One of the great things about living in Albuquerque is that I have this newfound sense of adventure. Mind you, I usually have more of a self-conscious apprehension of doing anything out of the ordinary. It's borderline obsessive to think about how much I hate to stray from the formula (whatever the formula may be). A mundane example would be how much it bothers me when something interrupts my morning routine i.e. Having to stop for gas on the way to work because I didn't do it the night before. The thought before the action drives me crazy.
Having said that … being in Albuquerque has awakened something. Not sure what it is, but I find myself saying “yes” to more things, and not in a contrived, Jim Carrey movie-inspired way. It's more that I've learned to let go and just say “to hell with it.” Maybe the Burque mentality is rubbing off. Not sure. But in terms of new experiences, here are a few snippets:
I ate at Tucano's Brazilian Grill (which was outrageously delicious). I wish I had more details beyond that, but considering I had a death cold and was forced to sit upright and place pieces of delicious food in my mouth, the meal itself was a magnificent feat.
I went to Knockouts. This undocumented foray into a strip club was my first. Sure, I had offers way back when, but to a warm-blooded, homosexual man, seeing women do the tootsie to Kelis wasn't exactly on my list of things to do before I meet my maker. But, a “straight” friend said I was his boyfriend to get me in the club for free. Needless to say, I had drinks with neon ice cubes (weird!), gave some $1 bills to a woman in a fishnet tutu (do those really exist?) and laughed harder than I can ever recall.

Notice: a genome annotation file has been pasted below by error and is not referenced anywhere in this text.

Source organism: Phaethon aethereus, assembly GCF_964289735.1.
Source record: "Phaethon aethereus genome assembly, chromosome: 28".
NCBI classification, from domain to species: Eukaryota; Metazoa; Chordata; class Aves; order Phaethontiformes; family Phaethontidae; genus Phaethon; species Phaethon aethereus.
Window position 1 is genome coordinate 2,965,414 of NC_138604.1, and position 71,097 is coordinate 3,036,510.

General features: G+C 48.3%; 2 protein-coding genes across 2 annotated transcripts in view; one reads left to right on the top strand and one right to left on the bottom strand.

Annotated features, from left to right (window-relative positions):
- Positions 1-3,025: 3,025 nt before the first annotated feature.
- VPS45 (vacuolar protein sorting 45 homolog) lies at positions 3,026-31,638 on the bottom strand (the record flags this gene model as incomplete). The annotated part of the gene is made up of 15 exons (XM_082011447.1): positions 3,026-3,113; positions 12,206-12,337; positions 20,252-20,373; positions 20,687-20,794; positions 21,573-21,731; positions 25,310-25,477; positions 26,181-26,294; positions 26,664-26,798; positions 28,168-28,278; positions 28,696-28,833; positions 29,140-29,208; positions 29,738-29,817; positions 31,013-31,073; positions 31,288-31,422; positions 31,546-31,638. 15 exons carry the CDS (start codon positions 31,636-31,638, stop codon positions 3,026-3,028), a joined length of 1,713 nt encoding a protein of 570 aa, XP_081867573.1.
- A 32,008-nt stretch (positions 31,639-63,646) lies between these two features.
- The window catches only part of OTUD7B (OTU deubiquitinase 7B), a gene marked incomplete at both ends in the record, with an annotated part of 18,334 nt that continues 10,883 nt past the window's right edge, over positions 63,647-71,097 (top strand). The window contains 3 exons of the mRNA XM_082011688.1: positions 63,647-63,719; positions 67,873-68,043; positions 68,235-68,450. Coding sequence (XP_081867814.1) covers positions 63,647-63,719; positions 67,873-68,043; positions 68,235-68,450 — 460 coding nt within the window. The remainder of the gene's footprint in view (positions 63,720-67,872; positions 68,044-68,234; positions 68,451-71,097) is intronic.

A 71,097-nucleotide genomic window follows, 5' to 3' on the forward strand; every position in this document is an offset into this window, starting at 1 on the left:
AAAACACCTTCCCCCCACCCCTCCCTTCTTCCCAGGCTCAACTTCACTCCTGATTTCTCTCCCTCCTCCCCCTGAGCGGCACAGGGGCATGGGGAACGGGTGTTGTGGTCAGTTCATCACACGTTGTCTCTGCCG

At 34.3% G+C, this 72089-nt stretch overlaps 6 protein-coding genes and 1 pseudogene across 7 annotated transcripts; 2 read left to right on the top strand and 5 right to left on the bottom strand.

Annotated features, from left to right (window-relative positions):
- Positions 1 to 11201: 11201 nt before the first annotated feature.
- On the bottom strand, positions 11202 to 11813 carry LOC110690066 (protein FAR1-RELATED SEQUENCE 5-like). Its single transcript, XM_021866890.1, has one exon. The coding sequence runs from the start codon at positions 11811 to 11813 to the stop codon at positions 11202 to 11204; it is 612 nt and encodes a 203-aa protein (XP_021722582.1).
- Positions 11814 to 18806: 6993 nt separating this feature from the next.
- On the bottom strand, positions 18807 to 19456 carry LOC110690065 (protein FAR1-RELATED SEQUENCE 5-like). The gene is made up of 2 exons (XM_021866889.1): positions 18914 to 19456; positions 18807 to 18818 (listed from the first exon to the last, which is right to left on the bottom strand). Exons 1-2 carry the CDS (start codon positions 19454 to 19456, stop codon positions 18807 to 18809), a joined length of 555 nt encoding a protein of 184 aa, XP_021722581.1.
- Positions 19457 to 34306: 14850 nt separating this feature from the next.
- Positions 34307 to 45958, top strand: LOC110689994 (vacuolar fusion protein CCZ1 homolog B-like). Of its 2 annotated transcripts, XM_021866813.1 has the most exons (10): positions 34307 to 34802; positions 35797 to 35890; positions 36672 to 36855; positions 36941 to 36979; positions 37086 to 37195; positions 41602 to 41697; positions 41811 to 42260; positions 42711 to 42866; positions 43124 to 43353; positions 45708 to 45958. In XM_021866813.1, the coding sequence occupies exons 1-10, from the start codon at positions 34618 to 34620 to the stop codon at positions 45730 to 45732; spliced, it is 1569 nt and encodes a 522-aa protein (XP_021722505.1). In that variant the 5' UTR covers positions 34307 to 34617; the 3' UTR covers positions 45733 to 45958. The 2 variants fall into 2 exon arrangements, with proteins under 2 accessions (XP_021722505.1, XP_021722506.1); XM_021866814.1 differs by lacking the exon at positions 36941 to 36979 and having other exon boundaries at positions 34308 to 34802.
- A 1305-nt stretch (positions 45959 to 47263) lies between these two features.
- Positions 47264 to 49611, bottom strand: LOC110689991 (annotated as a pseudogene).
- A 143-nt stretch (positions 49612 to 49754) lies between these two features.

And lastly, I shaved my head and took my first bathroom picture to prove it. This may not seem like such a big deal, but I haven't had a shaved head since I was in seventh grade, and I think it mostly had to do with people constantly telling me I had beautiful hair and should let it grow. So I did. Maybe it was the mountain air, the high altitudes, or just something I ate, but out came the clippers and off went the hair. I can't say I like it, but it is an interesting change. As for documenting it, I rarely stand in bathrooms long enough to pull out my phone and take a snapshot, but I think it was warranted.
Until next week, Burque.
A food review? Not quite. I'm not one for food reviews only because I have an exceptionally limited palate. (When I was little, French fries were my favorite food. No joke.) But, this entry of my weekly foray into the underbelly of Albuquerque is a celebratory one. Because I've found it, people. A little nest of heaven sidled near a car dealership on San Mateo. Yes, I'm sure you've heard of it. Sushi Gen.